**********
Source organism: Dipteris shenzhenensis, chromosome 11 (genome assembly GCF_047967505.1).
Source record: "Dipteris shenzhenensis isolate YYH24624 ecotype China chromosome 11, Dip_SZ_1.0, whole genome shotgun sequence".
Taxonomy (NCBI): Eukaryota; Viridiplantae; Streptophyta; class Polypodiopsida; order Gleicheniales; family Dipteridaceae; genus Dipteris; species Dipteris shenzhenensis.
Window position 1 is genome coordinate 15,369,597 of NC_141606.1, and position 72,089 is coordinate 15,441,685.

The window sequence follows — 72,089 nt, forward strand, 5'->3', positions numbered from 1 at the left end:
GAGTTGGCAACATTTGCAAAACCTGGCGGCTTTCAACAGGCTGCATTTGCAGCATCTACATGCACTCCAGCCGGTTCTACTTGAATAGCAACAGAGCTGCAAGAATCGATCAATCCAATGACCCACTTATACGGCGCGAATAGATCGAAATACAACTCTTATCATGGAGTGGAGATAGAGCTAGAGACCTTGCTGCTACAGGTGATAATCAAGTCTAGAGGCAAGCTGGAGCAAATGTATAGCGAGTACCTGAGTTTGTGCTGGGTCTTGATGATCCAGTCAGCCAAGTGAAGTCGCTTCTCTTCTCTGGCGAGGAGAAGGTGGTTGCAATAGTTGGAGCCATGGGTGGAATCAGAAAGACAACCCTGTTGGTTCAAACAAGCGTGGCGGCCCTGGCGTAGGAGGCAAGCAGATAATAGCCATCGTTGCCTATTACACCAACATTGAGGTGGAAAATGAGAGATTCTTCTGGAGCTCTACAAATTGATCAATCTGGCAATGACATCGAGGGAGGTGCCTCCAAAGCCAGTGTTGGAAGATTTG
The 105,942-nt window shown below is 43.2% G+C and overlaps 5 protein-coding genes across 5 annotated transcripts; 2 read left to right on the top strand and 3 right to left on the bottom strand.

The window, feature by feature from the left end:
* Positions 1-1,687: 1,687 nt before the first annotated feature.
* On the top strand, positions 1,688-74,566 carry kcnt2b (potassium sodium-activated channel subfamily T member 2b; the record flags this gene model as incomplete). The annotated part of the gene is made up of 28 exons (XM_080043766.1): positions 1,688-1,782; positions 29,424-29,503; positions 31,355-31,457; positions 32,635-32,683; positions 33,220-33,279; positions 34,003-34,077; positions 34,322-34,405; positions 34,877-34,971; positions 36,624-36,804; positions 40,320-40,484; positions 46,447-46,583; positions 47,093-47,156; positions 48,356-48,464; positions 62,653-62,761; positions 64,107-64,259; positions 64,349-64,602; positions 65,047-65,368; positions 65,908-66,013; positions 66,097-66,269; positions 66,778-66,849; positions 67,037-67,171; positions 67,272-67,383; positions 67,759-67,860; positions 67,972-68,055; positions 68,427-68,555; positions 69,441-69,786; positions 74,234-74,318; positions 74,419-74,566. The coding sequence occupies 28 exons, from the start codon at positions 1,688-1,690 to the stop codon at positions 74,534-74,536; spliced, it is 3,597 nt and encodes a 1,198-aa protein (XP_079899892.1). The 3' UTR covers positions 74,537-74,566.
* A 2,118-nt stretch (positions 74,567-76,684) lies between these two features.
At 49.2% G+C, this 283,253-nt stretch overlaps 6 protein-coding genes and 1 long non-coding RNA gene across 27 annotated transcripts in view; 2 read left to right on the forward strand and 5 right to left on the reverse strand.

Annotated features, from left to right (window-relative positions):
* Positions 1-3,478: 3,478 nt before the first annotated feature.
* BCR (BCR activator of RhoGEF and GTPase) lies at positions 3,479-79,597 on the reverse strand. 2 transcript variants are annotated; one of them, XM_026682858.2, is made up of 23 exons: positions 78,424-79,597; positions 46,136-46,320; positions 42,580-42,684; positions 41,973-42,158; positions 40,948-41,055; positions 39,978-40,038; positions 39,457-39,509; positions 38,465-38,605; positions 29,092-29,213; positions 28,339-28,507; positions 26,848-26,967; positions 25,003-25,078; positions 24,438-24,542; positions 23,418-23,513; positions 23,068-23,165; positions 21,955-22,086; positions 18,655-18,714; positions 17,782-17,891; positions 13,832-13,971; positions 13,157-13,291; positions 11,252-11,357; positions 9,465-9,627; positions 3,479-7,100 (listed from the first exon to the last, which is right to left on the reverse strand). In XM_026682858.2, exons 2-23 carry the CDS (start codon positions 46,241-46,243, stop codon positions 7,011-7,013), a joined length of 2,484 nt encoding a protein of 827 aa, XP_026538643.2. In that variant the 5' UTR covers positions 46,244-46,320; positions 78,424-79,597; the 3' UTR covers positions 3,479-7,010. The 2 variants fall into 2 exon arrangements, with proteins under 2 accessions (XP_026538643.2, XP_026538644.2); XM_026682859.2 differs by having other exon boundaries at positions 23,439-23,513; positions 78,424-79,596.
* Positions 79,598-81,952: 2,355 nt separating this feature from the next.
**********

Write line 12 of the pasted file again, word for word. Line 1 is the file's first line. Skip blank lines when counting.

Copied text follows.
At 49.2% G+C, this 283,253-nt stretch overlaps 6 protein-coding genes and 1 long non-coding RNA gene across 27 annotated transcripts in view; 2 read left to right on the forward strand and 5 right to left on the reverse strand.